WE'VE MOVED! IsraPundit has relocated to Click here to go there now.
News and views on Israel, Zionism and the war on terrorism.

December 30, 2002

No boxing in Nablus

First posted by Fred Lapides below, yesterday's New York Times gave front-page space to the extremely disadvantaged boxer from Nablus who is an Olympic hopeful. The article makes a reference to the Palestinian uprising in the same sentence as the "Israeli occupation". And in what seems to be a second attempt at suggesting cause and effect, the article reports:
The suicide bombers began setting out from Nablus — more than from any other city — and the Israeli paratroopers arrived.

Then, another suggestion of cause and effect:
In centimeters — the measurement he uses — Mr. Abu Kishek stands at 181. That number, he notes, is the same as that of the United Nations resolution that partitioned Palestine between Jews and Arabs in 1947. It was after Arab states rejected that split and went to war with the new Jewish state that his grandparents became refugees, losing their lands in what is now Israel's coastal plain. There, his family once lived like kings, he said.

The Charlotte Observer also printed the story, edited to one-fourth the length of the original. The writer neglected to report whether the grandparents were among those who had a choice to become Israeli citizens, chose to leave, or were forced out by the Arab High Command.

"There, his family once lived like kings, he said." This statement echos the description of the Iraqi Jews who left Baghdad 50 years ago, except for the obvious difference of Arab persecution of Jews instead of Arabs starting war. Reported in another Lapides post on Saturday:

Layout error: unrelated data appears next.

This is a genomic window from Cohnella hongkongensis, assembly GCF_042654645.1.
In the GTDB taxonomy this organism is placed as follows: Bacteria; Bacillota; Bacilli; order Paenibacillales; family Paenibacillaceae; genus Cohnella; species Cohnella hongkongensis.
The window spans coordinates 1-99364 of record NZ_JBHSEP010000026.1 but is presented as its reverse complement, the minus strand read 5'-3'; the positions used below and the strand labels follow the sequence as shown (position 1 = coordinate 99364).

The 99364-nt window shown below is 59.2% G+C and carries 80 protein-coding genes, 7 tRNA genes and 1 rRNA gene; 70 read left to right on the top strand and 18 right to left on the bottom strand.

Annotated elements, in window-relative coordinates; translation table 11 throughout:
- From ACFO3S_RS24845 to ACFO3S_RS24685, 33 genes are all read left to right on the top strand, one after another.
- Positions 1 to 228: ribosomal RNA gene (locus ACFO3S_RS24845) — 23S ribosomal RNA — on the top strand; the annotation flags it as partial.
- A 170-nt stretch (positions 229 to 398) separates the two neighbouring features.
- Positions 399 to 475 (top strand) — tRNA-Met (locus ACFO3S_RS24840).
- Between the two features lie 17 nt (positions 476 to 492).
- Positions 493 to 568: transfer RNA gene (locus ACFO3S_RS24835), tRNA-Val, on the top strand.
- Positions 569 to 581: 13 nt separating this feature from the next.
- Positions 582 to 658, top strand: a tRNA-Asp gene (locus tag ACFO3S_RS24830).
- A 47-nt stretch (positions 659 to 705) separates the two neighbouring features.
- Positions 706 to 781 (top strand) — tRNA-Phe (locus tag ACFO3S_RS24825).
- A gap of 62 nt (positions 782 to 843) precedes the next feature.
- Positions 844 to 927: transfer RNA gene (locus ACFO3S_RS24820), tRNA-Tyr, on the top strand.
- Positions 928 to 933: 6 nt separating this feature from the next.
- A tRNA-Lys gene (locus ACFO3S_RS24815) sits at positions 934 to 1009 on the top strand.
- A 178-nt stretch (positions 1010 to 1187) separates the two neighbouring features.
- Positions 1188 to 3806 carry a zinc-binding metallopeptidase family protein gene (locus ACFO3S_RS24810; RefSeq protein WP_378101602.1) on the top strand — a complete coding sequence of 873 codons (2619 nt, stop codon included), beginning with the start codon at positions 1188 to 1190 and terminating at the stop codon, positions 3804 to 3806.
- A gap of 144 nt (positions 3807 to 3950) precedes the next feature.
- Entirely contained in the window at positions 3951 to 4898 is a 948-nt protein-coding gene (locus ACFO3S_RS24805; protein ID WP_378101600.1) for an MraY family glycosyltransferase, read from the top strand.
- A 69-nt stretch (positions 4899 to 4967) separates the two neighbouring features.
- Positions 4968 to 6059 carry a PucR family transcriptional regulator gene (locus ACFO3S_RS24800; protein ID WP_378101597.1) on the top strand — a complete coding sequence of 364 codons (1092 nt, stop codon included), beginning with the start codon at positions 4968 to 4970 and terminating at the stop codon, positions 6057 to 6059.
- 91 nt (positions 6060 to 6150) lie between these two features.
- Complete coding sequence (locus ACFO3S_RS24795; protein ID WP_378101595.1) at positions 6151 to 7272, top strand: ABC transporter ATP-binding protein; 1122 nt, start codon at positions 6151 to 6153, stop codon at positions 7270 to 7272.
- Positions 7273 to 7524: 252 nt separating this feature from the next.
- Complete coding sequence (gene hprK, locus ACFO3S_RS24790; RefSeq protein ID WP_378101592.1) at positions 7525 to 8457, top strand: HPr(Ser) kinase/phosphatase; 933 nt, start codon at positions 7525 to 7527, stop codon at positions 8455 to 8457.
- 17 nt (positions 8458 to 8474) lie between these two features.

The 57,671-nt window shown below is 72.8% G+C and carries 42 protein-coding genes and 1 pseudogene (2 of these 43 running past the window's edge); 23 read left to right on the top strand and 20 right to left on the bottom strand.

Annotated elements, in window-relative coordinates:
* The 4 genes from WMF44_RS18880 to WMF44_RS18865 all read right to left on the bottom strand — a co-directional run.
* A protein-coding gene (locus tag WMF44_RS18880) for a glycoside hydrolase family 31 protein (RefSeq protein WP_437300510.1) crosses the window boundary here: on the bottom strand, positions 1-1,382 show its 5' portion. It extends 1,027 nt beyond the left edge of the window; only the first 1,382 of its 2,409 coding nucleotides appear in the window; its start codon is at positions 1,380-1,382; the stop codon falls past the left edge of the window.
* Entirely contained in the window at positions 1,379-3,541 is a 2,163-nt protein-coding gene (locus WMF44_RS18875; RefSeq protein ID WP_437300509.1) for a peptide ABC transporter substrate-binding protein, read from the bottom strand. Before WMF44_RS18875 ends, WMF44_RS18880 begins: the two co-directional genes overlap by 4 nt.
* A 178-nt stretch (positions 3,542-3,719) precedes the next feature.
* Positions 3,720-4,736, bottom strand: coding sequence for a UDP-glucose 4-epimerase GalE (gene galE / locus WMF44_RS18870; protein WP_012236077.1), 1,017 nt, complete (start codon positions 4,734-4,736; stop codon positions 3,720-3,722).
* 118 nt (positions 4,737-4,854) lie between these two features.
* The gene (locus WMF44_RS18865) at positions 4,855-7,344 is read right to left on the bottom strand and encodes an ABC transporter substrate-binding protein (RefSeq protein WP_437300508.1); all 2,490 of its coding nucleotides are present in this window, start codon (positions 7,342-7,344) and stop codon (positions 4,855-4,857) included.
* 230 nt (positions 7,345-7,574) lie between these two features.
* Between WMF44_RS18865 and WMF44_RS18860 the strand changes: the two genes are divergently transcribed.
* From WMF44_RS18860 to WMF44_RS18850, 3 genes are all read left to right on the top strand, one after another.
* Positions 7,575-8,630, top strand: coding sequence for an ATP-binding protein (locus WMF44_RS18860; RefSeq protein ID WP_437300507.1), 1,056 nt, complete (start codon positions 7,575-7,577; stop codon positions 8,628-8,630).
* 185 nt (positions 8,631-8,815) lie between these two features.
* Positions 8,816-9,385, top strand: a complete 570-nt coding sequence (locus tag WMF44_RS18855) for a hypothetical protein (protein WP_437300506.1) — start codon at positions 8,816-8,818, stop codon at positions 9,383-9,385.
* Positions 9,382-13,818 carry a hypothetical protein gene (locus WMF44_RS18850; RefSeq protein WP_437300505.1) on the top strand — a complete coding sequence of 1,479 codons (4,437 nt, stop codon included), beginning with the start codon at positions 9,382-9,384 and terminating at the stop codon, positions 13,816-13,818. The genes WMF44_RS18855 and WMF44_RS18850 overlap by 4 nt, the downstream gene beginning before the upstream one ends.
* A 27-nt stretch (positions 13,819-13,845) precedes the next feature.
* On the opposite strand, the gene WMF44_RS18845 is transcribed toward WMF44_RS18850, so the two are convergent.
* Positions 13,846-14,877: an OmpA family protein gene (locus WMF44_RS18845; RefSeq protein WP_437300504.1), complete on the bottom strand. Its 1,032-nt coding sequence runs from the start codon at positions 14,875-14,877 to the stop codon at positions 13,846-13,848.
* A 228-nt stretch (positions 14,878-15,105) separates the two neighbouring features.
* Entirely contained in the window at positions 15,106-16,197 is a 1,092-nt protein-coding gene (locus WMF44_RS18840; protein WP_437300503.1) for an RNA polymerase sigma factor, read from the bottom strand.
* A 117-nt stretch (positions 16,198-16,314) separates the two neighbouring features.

They talk about the good life they once had, with spacious homes perched on riverbanks in Baghdad, important jobs and sand so rich in oil that they could light a fire by digging a small hole and striking a match.

They are Iraqi and Jewish, and they came to Israel half a century ago to escape violent attacks and killings targeting Jews. Now, many eagerly await an American war. If Saddam Hussein is ousted from power, they say, they could visit their childhood homes once more

Something else about Nablus came to mind when reading about its civilized, cosmopolitan description: the first anniversary of the start of the intifada, celebrated with an art show featuring reproductions of suicide bombing scenes, complete with severed limbs and red paint splattered on the walls, and in the Sbarro bombing reproduction, slices of pizza and "Kosher" printed in Hebrew on the Sbarro sign.

In depressed, authoritarian Nablus, it's too bad they don't see the cause and effect as well as even the New York Times apparently does.

Cross-posted at Prolegomena.